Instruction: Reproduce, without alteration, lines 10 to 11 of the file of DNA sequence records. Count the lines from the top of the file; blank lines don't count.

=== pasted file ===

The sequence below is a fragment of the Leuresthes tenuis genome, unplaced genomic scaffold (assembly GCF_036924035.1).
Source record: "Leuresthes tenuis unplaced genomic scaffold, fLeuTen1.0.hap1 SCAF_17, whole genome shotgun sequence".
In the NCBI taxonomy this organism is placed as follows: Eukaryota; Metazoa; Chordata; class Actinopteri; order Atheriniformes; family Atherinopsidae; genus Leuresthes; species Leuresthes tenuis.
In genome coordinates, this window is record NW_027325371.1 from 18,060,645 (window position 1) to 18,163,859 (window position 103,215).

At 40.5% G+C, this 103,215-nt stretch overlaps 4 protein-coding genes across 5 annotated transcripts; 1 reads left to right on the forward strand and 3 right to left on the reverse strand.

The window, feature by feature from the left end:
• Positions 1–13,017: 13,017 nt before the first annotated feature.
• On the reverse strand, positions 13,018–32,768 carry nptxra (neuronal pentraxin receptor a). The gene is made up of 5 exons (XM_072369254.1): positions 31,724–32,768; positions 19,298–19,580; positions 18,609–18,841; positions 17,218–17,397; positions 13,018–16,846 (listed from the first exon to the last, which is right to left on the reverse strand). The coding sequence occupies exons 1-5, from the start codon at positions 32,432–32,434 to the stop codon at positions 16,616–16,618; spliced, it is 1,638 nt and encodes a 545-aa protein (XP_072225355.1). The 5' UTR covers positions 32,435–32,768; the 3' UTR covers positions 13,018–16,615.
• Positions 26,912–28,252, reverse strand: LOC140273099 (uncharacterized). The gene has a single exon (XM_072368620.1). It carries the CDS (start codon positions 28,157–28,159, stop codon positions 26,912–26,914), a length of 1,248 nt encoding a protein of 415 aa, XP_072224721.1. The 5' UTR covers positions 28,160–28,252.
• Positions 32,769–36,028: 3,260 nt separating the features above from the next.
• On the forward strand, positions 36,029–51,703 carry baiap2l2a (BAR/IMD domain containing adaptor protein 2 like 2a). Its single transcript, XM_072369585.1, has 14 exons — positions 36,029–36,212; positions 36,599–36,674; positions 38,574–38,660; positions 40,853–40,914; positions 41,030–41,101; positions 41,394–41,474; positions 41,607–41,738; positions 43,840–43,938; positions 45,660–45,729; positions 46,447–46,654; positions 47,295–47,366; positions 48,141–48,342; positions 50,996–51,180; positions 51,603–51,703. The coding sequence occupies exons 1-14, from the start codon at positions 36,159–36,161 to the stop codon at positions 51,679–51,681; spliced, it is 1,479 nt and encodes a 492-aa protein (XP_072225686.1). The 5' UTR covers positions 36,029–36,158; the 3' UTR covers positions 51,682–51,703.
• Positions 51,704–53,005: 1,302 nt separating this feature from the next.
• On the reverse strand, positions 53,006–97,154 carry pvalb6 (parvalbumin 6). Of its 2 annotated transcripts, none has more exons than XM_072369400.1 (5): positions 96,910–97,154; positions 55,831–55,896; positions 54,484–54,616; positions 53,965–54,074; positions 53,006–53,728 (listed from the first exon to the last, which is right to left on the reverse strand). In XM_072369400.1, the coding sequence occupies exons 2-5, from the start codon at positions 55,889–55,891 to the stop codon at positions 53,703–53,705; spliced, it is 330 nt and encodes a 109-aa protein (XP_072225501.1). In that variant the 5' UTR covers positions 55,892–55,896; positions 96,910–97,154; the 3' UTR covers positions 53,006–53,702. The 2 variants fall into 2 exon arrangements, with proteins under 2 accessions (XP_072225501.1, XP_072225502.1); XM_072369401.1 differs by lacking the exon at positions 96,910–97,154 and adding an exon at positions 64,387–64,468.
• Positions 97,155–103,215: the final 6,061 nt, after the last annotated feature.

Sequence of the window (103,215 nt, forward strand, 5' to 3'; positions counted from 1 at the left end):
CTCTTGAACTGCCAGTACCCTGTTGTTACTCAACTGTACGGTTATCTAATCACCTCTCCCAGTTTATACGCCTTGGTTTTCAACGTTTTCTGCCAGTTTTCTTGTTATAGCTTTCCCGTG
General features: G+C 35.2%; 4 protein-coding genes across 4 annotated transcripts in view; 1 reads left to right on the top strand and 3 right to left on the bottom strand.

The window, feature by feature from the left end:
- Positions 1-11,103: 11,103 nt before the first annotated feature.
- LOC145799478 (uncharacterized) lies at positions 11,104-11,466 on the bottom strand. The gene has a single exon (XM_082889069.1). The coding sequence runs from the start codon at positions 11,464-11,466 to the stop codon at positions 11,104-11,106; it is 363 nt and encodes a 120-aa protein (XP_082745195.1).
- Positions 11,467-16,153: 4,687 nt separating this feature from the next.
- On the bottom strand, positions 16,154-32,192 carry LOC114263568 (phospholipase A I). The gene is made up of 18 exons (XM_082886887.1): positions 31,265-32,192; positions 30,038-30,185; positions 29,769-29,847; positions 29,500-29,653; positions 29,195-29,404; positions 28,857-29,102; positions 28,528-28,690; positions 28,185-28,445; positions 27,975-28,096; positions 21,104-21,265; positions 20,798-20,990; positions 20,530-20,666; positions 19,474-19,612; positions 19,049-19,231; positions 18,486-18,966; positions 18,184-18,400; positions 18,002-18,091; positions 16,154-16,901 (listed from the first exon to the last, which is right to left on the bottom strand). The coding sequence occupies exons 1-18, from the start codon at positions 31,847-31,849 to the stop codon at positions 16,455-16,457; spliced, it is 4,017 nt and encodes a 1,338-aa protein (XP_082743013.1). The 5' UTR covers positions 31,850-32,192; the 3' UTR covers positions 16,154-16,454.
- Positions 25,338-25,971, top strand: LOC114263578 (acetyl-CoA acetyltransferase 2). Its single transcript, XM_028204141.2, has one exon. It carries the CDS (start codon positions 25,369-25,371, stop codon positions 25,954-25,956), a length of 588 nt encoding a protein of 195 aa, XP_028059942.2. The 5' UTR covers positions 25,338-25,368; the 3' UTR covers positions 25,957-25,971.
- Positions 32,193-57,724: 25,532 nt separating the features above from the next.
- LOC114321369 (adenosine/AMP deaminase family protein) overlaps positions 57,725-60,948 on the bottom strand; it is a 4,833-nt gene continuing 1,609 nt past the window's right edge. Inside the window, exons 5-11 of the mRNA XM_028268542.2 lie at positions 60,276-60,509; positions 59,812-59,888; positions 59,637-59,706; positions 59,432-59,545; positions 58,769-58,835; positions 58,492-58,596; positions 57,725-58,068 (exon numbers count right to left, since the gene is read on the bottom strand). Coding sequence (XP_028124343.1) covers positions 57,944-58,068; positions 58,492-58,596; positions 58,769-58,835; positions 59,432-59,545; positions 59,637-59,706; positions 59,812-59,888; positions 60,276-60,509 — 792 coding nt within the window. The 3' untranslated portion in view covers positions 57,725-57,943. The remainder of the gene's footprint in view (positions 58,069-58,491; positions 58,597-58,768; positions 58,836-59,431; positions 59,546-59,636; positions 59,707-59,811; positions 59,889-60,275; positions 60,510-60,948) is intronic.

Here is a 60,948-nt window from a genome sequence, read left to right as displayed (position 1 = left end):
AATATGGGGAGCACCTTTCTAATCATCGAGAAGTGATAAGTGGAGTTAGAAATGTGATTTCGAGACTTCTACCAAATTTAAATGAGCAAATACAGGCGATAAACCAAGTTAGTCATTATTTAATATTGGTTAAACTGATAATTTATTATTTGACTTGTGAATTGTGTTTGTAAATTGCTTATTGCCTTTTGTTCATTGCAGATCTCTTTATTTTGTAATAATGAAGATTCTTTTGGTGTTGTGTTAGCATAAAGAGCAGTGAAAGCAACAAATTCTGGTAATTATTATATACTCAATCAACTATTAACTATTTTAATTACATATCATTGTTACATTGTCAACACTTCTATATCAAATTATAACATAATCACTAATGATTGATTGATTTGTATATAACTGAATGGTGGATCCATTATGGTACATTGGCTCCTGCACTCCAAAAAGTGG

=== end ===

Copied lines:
• Positions 32,769–36,028: 3,260 nt separating the features above from the next.
• On the forward strand, positions 36,029–51,703 carry baiap2l2a (BAR/IMD domain containing adaptor protein 2 like 2a). Its single transcript, XM_072369585.1, has 14 exons — positions 36,029–36,212; positions 36,599–36,674; positions 38,574–38,660; positions 40,853–40,914; positions 41,030–41,101; positions 41,394–41,474; positions 41,607–41,738; positions 43,840–43,938; positions 45,660–45,729; positions 46,447–46,654; positions 47,295–47,366; positions 48,141–48,342; positions 50,996–51,180; positions 51,603–51,703. The coding sequence occupies exons 1-14, from the start codon at positions 36,159–36,161 to the stop codon at positions 51,679–51,681; spliced, it is 1,479 nt and encodes a 492-aa protein (XP_072225686.1). The 5' UTR covers positions 36,029–36,158; the 3' UTR covers positions 51,682–51,703.